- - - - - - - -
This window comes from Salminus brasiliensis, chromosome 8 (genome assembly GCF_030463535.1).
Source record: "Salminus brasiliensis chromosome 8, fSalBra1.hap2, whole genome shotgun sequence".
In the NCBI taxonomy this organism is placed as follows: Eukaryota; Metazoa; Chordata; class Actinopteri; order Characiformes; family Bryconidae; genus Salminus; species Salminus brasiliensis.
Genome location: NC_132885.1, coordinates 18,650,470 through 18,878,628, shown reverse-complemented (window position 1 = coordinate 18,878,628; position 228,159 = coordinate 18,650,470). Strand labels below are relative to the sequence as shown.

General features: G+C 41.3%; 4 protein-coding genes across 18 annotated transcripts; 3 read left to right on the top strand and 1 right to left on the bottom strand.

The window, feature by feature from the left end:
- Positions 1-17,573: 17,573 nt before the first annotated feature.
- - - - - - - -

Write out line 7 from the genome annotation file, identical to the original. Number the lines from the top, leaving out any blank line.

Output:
- Positions 1-17,573: 17,573 nt before the first annotated feature.